Not to worry about hydrogen, Alex. A fuel cell based on methane--already available as natural gas--would do the trick and we already have a distribution network in place. I believe some materials such as activated carbon and perhaps carbon nanotubes readily absorb methane, so need for high-pressure storage tanks or cryogenic delivery of liquid hydrogen. Flue cerlls run hot, though, so we still must content with high temps, which can limit use in vehicles.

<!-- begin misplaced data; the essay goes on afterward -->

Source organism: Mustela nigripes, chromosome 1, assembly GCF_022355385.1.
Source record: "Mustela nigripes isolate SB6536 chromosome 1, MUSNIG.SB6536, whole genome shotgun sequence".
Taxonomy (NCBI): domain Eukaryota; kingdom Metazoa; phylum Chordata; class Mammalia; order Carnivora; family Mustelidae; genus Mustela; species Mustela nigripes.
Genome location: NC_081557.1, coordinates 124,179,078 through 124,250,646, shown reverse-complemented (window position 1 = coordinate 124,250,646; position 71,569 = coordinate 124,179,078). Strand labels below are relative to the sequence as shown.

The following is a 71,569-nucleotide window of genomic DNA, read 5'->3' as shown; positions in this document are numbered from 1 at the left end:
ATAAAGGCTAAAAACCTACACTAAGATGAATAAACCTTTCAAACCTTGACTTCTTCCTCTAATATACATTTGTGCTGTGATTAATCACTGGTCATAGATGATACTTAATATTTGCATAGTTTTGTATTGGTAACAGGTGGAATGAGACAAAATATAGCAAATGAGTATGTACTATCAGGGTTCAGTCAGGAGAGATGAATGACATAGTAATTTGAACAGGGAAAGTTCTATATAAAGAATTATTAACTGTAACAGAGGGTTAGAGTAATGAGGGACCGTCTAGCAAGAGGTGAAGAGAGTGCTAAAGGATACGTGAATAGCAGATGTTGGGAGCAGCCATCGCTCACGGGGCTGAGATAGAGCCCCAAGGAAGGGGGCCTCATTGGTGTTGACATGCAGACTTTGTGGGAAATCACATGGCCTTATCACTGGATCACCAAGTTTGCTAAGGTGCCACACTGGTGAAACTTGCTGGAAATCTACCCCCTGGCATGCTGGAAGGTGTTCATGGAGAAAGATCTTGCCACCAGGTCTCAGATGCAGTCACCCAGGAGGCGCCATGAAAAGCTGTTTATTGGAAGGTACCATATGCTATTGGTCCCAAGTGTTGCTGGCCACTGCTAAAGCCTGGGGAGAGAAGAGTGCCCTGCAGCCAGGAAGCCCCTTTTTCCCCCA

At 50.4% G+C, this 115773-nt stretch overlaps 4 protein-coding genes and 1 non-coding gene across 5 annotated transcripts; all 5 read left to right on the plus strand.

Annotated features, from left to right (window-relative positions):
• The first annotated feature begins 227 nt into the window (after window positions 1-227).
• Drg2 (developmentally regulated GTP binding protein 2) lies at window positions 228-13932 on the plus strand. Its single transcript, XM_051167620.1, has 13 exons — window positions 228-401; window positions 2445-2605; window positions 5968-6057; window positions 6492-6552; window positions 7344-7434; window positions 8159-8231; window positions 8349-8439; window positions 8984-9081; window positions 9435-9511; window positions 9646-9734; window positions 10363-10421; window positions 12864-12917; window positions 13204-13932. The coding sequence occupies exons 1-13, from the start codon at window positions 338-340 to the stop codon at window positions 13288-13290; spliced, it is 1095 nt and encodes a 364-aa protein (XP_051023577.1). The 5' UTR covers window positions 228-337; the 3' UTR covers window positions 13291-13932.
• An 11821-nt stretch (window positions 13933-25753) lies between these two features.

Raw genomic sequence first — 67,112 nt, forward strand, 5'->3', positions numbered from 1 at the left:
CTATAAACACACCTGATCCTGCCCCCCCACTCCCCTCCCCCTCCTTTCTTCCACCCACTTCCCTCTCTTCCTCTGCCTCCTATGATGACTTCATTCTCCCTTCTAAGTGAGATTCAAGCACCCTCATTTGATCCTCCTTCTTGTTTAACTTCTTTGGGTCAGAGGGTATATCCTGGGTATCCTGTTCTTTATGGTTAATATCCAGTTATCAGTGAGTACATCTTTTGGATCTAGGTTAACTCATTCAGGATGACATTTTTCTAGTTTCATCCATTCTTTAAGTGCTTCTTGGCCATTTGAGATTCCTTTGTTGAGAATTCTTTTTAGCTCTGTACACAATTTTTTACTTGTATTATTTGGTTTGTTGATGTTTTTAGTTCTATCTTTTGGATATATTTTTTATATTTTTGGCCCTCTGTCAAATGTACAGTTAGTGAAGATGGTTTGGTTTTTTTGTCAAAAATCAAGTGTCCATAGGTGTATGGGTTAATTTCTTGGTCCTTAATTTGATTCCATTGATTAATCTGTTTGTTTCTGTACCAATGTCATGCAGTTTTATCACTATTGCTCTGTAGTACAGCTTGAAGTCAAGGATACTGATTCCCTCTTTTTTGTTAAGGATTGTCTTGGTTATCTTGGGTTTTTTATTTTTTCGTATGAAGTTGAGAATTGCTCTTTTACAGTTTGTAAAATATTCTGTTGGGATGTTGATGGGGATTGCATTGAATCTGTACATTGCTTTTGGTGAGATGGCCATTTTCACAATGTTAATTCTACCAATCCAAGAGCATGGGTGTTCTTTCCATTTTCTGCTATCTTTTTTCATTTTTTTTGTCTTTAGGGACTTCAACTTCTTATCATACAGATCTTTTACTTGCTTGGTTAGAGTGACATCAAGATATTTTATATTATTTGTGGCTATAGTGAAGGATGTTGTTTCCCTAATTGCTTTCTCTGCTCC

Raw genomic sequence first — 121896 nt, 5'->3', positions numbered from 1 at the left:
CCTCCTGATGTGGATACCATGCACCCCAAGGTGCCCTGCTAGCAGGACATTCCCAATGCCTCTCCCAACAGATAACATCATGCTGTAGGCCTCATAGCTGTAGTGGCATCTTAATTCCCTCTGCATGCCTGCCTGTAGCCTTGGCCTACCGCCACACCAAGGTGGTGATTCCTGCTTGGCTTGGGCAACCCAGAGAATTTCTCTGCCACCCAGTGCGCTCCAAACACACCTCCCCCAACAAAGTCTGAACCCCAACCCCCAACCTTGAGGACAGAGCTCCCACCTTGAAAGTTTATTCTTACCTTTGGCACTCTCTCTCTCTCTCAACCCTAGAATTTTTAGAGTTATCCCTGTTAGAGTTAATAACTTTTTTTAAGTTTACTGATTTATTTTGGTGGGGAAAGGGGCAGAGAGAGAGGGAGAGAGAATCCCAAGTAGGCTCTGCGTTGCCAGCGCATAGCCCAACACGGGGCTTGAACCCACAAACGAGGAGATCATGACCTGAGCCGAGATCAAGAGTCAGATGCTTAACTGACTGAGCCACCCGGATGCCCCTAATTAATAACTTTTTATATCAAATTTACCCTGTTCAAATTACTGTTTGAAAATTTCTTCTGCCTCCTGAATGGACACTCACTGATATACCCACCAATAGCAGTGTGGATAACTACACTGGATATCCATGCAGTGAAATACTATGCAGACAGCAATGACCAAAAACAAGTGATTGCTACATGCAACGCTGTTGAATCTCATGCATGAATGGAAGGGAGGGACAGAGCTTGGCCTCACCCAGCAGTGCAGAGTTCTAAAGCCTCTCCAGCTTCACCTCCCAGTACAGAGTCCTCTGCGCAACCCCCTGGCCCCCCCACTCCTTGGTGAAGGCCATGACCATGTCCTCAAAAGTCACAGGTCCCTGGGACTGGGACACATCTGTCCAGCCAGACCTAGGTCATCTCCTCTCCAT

Just when you thought mobile technology couldn’t get any more personal, Proctor & Gamble have come up with a way to put your mobile where your mouth is, in the form of a Bluetooth 4.0 connected toothbrush.
The grab bag of plastic and rubber materials featured in this new product slideshow are aimed at lighting applications or automotive uses. The rest are for a wide variety of industries, including aerospace, oil & gas, RF and radar, automotive, building materials, and more.
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